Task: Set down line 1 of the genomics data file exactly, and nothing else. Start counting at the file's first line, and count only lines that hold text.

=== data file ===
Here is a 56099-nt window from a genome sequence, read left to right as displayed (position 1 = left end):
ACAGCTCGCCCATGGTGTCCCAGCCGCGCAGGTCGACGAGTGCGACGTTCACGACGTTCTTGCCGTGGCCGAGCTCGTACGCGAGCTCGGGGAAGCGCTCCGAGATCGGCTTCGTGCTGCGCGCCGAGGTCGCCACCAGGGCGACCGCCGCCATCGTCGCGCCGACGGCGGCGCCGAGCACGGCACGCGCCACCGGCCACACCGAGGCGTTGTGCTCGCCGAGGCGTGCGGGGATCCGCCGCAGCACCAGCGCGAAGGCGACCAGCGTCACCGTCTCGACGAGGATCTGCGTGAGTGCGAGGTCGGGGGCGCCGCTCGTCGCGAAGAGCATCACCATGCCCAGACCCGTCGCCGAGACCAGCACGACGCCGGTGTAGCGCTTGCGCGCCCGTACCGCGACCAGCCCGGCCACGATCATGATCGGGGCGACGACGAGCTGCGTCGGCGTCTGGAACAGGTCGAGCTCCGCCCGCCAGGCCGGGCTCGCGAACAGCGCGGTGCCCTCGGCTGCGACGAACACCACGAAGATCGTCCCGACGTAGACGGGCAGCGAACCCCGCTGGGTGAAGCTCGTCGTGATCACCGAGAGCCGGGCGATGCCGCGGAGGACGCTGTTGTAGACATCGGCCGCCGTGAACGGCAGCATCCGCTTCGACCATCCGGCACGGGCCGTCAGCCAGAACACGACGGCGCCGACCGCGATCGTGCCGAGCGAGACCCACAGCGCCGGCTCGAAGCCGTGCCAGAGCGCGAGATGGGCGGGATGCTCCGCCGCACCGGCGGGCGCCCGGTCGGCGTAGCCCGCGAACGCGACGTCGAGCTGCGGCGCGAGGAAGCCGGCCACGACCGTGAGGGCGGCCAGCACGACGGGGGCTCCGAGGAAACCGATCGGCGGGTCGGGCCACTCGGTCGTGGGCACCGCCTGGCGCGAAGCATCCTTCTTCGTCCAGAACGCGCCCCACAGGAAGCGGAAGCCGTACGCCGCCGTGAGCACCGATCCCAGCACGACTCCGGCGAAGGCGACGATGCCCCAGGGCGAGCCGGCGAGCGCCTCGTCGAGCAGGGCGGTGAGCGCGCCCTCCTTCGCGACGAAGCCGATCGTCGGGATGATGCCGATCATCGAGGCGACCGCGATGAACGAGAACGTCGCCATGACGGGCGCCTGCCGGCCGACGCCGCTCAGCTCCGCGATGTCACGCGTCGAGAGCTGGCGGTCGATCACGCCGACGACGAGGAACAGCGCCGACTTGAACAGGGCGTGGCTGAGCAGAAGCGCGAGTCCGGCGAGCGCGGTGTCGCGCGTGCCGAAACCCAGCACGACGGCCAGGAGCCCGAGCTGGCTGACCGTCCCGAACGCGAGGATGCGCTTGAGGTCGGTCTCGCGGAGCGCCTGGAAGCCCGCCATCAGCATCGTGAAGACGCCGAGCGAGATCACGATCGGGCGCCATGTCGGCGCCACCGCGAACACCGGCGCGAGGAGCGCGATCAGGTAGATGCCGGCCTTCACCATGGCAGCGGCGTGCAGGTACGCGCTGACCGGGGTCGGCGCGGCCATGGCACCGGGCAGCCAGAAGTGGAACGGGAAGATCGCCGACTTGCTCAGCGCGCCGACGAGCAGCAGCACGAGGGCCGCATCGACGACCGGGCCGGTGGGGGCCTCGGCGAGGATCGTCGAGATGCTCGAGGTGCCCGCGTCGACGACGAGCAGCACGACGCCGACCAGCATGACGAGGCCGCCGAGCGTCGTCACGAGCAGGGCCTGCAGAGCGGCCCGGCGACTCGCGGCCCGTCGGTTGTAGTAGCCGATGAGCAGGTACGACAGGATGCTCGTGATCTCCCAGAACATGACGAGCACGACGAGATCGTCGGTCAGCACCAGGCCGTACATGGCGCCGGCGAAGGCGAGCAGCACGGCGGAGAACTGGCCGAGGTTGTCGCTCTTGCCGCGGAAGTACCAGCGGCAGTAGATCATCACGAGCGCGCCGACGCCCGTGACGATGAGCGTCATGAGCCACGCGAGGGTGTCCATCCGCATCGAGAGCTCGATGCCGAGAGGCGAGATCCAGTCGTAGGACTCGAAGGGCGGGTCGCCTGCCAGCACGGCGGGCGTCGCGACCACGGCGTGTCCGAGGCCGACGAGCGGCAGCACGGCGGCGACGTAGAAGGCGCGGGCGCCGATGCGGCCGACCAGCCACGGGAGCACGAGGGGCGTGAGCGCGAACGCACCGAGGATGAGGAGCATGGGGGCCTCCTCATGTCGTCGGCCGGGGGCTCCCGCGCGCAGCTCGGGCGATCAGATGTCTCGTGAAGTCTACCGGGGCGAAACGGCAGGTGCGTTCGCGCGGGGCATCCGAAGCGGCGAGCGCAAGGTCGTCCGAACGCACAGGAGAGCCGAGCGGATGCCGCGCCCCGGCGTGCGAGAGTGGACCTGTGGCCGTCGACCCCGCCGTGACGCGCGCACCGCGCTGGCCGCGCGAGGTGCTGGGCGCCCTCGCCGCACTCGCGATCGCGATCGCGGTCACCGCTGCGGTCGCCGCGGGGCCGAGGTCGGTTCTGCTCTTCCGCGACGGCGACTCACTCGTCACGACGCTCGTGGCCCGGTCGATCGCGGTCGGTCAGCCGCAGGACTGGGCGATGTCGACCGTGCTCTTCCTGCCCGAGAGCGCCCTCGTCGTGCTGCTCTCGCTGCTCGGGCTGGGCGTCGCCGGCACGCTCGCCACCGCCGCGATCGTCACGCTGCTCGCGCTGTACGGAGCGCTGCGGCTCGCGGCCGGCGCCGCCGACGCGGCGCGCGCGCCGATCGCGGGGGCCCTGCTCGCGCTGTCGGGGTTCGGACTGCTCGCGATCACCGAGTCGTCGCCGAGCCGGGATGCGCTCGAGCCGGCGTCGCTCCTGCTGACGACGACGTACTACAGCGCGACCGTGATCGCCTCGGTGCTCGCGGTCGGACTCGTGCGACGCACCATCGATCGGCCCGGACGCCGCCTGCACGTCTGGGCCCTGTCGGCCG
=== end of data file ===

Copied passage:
Here is a 56099-nt window from a genome sequence, read left to right as displayed (position 1 = left end):